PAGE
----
B&D chief sees growth over next three years

April 27, 1994|By Joel Obermayer | Joel Obermayer,Sun Staff Writer

Black & Decker Corp. Chief Executive Officer Nolan D. Archibald reassured stockholders yesterday that despite weaker-than-expected first-quarter results, the company projects strong earnings growth over the next three years.

Mr. Archibald said internal cost-cutting measures, asset sales to reduce debt and increased sales helped by an improving economy should allow the company to increase per-share earnings by 20 percent over the next three years and by 15 percent after that.

"Most of our domestic business and particularly power tools are doing well as the economy keeps chugging along," Mr. Archibald said during the company's annual meeting in Towson.

The upbeat tone of the meeting was in contrast with the somewhat muted announcement of Black & Decker's earnings yesterday.

The firm reported revenues of $1.08 billion in the first quarter of 1994, down 1.4 percent from $1.10 billion a year earlier, and profits of $14.6 million, or 14 cents a share, up from $13.9 million, or 13 cents a share, a year earlier. Profits were well below the consensus estimate by analysts of $18.8 million, or 18 cents a share.

The firm's stock closed at $18.75 yesterday, unchanged from a day earlier.

Mr. Archibald said a key goal would be to reduce the firm's debt, possibly by selling off the company's computer subsidiary, PRC.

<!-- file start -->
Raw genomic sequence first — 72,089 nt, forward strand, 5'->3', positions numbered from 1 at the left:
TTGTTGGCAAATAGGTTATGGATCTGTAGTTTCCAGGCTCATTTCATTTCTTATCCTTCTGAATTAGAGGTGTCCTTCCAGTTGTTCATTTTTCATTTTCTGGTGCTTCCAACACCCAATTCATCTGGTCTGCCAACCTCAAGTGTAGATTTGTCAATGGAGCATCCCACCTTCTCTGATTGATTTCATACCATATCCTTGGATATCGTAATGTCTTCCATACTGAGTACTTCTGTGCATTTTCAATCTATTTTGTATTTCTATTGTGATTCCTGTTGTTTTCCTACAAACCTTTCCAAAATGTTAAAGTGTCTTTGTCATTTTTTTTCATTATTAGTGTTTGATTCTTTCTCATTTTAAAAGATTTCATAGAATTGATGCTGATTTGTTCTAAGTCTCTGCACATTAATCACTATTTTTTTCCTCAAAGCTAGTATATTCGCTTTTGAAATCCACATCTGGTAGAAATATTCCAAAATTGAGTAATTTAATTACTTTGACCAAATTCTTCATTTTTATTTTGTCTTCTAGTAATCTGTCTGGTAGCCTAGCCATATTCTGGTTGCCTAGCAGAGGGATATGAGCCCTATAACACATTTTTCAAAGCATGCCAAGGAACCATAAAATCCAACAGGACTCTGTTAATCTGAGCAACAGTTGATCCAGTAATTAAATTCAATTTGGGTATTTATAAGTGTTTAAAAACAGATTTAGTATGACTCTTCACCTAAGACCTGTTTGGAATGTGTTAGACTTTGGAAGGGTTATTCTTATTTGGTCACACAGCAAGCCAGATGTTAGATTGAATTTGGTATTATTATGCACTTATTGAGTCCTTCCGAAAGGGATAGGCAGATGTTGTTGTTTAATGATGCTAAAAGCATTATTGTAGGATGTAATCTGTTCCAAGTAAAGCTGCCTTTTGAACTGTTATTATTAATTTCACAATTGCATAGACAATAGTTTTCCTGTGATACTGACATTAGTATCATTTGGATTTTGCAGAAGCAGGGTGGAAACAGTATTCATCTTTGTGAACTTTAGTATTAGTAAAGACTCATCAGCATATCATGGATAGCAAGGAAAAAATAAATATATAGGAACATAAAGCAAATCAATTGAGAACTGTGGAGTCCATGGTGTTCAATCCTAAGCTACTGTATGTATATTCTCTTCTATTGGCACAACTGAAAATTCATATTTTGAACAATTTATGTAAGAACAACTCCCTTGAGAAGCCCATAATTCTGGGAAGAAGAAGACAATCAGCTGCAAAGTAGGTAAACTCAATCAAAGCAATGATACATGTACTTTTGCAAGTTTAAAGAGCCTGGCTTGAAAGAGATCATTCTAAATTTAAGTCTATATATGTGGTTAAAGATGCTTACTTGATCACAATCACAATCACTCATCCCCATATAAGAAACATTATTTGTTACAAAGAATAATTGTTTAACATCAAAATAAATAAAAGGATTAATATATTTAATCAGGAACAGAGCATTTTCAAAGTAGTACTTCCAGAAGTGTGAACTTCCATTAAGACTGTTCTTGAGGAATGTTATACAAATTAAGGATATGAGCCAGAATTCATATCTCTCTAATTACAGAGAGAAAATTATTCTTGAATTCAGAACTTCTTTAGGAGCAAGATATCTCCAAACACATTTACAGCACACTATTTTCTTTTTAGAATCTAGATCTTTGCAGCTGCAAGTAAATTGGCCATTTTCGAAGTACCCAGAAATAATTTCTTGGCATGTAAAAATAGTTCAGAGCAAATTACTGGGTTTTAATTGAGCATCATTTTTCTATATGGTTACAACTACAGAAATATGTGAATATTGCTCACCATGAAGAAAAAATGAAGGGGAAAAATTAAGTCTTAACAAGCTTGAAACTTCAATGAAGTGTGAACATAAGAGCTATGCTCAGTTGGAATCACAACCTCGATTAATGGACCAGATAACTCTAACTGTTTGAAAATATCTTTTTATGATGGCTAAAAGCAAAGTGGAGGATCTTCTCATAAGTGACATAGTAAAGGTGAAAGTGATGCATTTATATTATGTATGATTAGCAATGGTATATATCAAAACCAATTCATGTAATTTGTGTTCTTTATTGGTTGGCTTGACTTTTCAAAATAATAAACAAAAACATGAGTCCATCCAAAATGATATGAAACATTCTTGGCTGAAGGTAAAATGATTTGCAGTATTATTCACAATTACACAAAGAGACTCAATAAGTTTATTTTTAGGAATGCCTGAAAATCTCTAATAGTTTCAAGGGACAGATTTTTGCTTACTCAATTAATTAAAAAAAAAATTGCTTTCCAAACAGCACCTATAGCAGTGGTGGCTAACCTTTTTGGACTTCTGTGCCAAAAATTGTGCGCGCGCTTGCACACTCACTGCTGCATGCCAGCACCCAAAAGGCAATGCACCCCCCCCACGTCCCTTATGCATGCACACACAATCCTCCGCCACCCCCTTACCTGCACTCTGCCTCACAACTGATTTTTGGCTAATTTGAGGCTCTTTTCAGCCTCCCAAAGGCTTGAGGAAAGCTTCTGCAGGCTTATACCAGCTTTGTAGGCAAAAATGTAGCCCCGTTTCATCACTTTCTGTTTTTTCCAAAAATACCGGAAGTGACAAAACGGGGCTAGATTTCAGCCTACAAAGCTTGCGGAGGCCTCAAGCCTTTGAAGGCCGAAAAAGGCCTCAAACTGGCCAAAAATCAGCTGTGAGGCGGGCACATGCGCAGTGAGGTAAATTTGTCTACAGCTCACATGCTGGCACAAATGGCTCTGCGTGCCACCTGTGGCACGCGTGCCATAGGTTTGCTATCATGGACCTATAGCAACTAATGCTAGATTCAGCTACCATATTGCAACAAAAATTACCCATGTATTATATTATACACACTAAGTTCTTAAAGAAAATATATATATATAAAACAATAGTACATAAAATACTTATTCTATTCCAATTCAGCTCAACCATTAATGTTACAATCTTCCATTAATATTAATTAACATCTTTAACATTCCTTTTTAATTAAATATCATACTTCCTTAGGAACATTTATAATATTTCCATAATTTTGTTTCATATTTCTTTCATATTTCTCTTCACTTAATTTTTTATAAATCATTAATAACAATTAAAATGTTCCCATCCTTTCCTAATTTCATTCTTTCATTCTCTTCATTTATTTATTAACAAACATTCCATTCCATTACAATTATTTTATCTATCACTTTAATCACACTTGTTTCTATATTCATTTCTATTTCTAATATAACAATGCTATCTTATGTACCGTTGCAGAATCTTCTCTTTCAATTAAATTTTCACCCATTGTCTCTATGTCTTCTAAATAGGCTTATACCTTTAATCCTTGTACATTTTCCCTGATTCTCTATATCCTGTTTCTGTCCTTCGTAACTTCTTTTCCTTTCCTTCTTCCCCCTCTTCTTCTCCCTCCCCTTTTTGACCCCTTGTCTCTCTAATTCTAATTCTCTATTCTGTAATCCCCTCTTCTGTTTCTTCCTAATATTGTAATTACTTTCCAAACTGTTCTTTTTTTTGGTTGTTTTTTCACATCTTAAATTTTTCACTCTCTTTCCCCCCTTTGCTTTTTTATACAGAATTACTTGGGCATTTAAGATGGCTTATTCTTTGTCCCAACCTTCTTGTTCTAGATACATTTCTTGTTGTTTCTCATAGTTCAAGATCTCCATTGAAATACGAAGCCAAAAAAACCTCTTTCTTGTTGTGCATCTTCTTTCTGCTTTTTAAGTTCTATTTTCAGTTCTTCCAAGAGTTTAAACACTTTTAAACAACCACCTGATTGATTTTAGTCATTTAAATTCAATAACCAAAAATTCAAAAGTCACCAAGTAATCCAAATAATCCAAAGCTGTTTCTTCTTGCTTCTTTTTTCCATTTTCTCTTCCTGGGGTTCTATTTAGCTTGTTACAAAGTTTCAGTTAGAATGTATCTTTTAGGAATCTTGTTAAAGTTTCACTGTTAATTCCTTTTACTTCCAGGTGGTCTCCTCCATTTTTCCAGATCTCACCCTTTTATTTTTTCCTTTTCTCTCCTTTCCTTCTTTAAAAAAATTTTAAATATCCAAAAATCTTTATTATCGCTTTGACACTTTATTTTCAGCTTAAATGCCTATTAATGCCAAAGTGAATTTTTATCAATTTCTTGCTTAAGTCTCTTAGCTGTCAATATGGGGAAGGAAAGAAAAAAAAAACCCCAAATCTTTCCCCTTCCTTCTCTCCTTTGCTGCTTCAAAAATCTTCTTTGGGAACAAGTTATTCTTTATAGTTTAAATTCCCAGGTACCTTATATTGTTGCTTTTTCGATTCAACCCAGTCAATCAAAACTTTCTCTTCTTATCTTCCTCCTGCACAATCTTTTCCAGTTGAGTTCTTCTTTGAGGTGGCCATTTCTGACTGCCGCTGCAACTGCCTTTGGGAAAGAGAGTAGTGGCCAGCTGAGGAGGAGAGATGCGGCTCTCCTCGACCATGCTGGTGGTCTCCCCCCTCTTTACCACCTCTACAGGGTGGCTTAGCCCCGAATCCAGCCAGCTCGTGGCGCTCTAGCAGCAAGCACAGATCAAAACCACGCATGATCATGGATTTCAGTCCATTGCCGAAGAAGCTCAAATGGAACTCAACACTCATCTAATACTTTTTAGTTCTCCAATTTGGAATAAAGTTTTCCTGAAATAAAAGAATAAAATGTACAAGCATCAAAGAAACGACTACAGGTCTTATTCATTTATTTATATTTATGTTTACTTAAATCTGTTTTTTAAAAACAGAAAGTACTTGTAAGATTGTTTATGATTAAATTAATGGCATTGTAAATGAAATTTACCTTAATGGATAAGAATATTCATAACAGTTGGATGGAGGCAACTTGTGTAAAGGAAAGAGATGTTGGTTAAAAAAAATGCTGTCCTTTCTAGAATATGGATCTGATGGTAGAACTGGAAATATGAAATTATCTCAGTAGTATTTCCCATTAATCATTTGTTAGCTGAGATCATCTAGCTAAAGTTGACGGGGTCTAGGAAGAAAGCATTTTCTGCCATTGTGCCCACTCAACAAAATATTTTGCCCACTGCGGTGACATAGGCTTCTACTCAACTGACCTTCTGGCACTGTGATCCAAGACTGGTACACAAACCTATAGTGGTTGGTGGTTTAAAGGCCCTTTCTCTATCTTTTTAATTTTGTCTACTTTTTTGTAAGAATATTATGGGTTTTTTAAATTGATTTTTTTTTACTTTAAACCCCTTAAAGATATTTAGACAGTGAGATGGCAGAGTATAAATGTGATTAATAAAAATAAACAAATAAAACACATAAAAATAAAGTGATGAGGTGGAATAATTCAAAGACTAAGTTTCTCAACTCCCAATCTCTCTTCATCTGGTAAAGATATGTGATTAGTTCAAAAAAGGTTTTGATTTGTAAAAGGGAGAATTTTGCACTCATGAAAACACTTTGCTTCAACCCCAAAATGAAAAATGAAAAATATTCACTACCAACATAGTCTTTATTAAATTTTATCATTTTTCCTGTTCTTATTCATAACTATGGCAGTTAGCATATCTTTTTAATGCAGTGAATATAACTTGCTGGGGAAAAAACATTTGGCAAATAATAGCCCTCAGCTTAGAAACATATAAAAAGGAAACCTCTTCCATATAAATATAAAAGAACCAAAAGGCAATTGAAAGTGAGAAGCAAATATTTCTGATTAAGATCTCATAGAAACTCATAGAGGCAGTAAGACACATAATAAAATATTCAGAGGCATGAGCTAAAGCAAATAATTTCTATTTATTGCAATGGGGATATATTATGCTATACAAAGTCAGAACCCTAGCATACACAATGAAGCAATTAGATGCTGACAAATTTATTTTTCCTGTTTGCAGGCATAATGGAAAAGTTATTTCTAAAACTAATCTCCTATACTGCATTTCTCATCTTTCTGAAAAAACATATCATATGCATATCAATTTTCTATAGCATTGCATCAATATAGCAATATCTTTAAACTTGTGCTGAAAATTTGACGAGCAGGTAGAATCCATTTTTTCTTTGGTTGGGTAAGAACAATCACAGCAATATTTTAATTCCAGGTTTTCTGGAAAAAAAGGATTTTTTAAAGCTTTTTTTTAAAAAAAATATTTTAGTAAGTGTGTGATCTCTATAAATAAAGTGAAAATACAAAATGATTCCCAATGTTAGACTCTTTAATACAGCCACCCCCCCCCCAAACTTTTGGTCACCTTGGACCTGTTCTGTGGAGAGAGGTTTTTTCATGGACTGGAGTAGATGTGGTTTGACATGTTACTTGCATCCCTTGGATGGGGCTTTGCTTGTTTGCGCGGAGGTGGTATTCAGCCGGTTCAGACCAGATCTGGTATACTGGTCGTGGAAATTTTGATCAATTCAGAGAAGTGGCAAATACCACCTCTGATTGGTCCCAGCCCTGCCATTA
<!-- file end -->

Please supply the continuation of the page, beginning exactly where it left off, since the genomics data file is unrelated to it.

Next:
The firm has also cut annual costs by $100 million over thelast two years and expects to cut a similar amount in the next two years by closing plants in Germany and South Carolina and consolidating other operations, he said.

Cost-cutting has put the firm's European operations in a position to be a major contributor to earnings growth, he said.

But not all shareholders were swayed by the company's vision.

During the question period, Margarita Petou, a shareholder from New York, asked why the firm's stock and dividend have been flat over the last few years, while Mr. Archibald's salary has increased.

She noted that he received a $650,000 bonus in 1993. "What justifies your salary?" she asked.

Mr. Archibald responded that his bonus was based on performance targets that he and the board of directors had agreed upon. Improved earnings are the only way to increase the dividend and force the stock up, he said.

"We are as frustrated and unhappy as you are about the stock price," he said.

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